Lance Armstrong: too cool for victimhood
For many, the biggest problem with ‘cold-hearted’ Armstrong’s Oprah interview was his failure to let it all hang out.
If Lance Armstrong thought his much-hyped interview with Oprah Winfrey, in which he finally confessed to taking performance enhancing drugs, would satisfy his army of detractors, he couldn’t have been more mistaken. The drug-taking admission was never going to be enough. Nor was the pained acknowledgement that he had damaged quite a few people’s lives over the past 13 years. In fact, Armstrong could have danced around/melted down on the sofa, as Tom Cruise once did on The Oprah Winfrey Show, and still his legion of critics would have wanted something more. Armstrong, you see, just hasn’t done enough to satisfy his antagonists yet.
It’s difficult to know, however, precisely what enough would be. Ostensibly, Armstrong’s detractors suggest that he chose the wrong forum to publicly confess to his pharmaceutically inspired past. Instead of chatting to Oprah, he should have been giving his testimony under oath to the relevant sports bodies, in this case the US Anti-Doping Agency (USADA) and the International Cycling Union’s (UCI) independent commission. By opting for Oprah over a quasi-court, Armstrong opted for an easy way out. ‘Too little, too late’, as one headline put it.
But there’s more to this pervasive sense of frustration than Armstrong’s reluctance to prostrate himself before sport’s quasi-legal court systems. After all, that will most probably still happen. No, what really seems to have informed some people’s dissatisfaction with the Oprah interview was Armstrong’s unwillingness to let it all hang out. They had come to see a man broken, unable anymore to keep his thoughts and feelings walled up. But what they saw was someone still very much together, marshalling his interior life with as much authority as he had once dominated the peloton.
And, for many, this was the problem; Armstrong was violating the strictures of confessional culture. He was not bearing all, he was not weeping and seeping with all the emotional incontinence of the wannabe redeemed. A brief wobble when talking about his kids aside, he kept his emotions in check.
This is why throughout the reams of coverage the interview has received, a single adjectival theme has been identifiable: Armstrong’s coldness, be it his ‘cold exterior’ or his ‘cold heart’. In other words, rather than giving off emotional heat, like some Latin stereotype, he appeared too calculating, too in control. As one critic put it, this made Armstrong ‘wholly unconvincing as a victim. He is too chiselled, his eyes too cold and quartz-like, face too composed, legs too smugly crossed. He said that he saw the anger and disappointment and betrayal in people, but he didn’t look as if he felt it. His body language was always at odds with his words.’
David Walsh, Armstrong’s journalistic nemesis, echoed this criticism during a Saturday morning radio interview. In Armstrong’s performance, he said, you could see someone who knew he ought to be contrite, but was emotionally incapable of expressing it. Armstrong presented a tragedy of intellect over feeling, a hollow victory for reason over emotion. Or as the New York Times put it: ‘He may have been nervous, but he didn’t look uncomfortable. Armstrong appeared as reasoned and dispassionate telling the truth as he did all those years that he so fluently and convincingly spun a lie.’ That is, Armstrong’s composure, his determination to keep his emotions in check, violated the confessional ritual; it rendered him, once again, suspect.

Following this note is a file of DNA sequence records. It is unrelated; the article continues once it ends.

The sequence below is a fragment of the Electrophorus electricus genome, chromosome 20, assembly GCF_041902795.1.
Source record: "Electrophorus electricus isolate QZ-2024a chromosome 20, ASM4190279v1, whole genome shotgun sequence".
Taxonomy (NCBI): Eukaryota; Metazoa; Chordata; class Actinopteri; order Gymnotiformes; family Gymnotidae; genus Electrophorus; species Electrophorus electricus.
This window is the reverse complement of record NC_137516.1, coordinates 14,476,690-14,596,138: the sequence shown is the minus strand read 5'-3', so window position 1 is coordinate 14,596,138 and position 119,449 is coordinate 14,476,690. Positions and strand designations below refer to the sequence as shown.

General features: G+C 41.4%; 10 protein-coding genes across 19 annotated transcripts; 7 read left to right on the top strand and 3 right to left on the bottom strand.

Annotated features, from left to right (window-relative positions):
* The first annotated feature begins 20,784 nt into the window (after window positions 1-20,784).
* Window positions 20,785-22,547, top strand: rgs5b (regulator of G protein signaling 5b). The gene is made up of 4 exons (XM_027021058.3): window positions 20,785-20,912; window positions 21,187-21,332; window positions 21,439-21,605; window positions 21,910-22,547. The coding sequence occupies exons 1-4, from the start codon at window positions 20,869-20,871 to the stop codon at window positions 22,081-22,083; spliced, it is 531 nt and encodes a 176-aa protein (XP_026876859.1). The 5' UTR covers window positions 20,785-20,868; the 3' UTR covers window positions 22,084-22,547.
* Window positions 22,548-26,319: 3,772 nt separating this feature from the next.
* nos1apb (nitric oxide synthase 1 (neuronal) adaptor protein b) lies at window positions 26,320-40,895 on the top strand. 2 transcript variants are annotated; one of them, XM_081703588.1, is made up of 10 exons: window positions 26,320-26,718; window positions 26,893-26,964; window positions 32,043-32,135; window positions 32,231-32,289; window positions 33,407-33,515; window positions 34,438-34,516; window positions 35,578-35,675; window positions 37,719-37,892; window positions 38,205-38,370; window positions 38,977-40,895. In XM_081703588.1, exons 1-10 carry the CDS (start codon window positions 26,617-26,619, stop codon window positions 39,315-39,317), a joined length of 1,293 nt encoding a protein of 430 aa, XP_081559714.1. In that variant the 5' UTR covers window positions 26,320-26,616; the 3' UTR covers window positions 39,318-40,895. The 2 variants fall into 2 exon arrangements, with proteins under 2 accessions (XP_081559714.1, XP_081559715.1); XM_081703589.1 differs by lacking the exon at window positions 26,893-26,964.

Others turned their frustration with Armstrong’s lack of emoting into an indictment of his character. Writing in The Times, Simon Barnes complained: ‘Armstrong came over as cold and unrepentant, a man who did a series of pretty unpleasant things because he wanted to. He lacked humility, he lacked contrition, he lacked easy humanity.’ Elsewhere, a Canadian commentator went even further: ‘[Armstrong] wasn’t remorseful. He wasn’t empathetic. In fact, he wasn’t even human. Or humane…. [He is] a textbook definition of a sociopath.’
What such commentary reveals is that Armstrong’s problem was not really the forum in which he confessed. It was not even his failure to name others who might have been complicit in his doping success, be they his team managers or his UCI bosses. Rather, what really stuck in his detractor’s craw, was his anachronistic desire not spill out his emotions in public. He did not let himself go; he did not sacrifice his self-control at the altar of ‘emotional honesty’. Instead of giving himself up, he remained in control, a private individual presenting a public face. Instead of turning his whole person, interior life and all, into public property, he retained ownership of it.
And that did not help Armstrong in the eyes of his antagonists. For in this all-too-confessional age, in which revealing all is a mark of virtue, keeping hold of oneself, not breaking down in public, appears as vice. It marks you out as a cold fish, a potential sociopath, someone who ought to be regarded with suspicion. In the words of the contemporary snooper’s mantra, if you’ve got nothing to hide, you’ve got nothing to fear. As Armstrong is currently discovering, however, if you want to sustain a degree of privacy, you’ve got everything to fear. It ought to be warning to us all: let it all hang out, or else.
Tim Black is senior writer at spiked.